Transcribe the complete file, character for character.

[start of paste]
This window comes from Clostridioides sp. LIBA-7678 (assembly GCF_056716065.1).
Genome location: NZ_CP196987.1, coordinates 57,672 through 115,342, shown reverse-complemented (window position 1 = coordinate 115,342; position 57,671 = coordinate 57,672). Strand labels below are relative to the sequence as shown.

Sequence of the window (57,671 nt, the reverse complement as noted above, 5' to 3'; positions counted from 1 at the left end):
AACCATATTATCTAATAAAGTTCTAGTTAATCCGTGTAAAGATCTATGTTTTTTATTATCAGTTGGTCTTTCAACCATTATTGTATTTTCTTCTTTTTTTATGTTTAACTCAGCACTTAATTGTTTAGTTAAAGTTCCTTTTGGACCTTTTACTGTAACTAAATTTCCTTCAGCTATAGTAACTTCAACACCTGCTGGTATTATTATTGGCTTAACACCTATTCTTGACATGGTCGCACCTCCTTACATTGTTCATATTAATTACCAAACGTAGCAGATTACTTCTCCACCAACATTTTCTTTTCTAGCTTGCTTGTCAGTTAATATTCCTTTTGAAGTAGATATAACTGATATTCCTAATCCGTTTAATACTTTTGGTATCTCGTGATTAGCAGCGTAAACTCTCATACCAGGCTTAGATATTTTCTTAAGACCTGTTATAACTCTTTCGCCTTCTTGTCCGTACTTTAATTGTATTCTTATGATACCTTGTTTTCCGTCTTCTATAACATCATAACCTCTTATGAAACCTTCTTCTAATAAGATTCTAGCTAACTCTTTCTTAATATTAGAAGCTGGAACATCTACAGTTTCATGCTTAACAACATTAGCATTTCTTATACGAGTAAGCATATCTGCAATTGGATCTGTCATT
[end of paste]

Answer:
This window comes from Clostridioides sp. LIBA-7678 (assembly GCF_056716065.1).
Genome location: NZ_CP196987.1, coordinates 57,672 through 115,342, shown reverse-complemented (window position 1 = coordinate 115,342; position 57,671 = coordinate 57,672). Strand labels below are relative to the sequence as shown.

Sequence of the window (57,671 nt, the reverse complement as noted above, 5' to 3'; positions counted from 1 at the left end):
AACCATATTATCTAATAAAGTTCTAGTTAATCCGTGTAAAGATCTATGTTTTTTATTATCAGTTGGTCTTTCAACCATTATTGTATTTTCTTCTTTTTTTATGTTTAACTCAGCACTTAATTGTTTAGTTAAAGTTCCTTTTGGACCTTTTACTGTAACTAAATTTCCTTCAGCTATAGTAACTTCAACACCTGCTGGTATTATTATTGGCTTAACACCTATTCTTGACATGGTCGCACCTCCTTACATTGTTCATATTAATTACCAAACGTAGCAGATTACTTCTCCACCAACATTTTCTTTTCTAGCTTGCTTGTCAGTTAATATTCCTTTTGAAGTAGATATAACTGATATTCCTAATCCGTTTAATACTTTTGGTATCTCGTGATTAGCAGCGTAAACTCTCATACCAGGCTTAGATATTTTCTTAAGACCTGTTATAACTCTTTCGCCTTCTTGTCCGTACTTTAATTGTATTCTTATGATACCTTGTTTTCCGTCTTCTATAACATCATAACCTCTTATGAAACCTTCTTCTAATAAGATTCTAGCTAACTCTTTCTTAATATTAGAAGCTGGAACATCTACAGTTTCATGCTTAACAACATTAGCATTTCTTATACGAGTAAGCATATCTGCAATTGGATCTGTCATT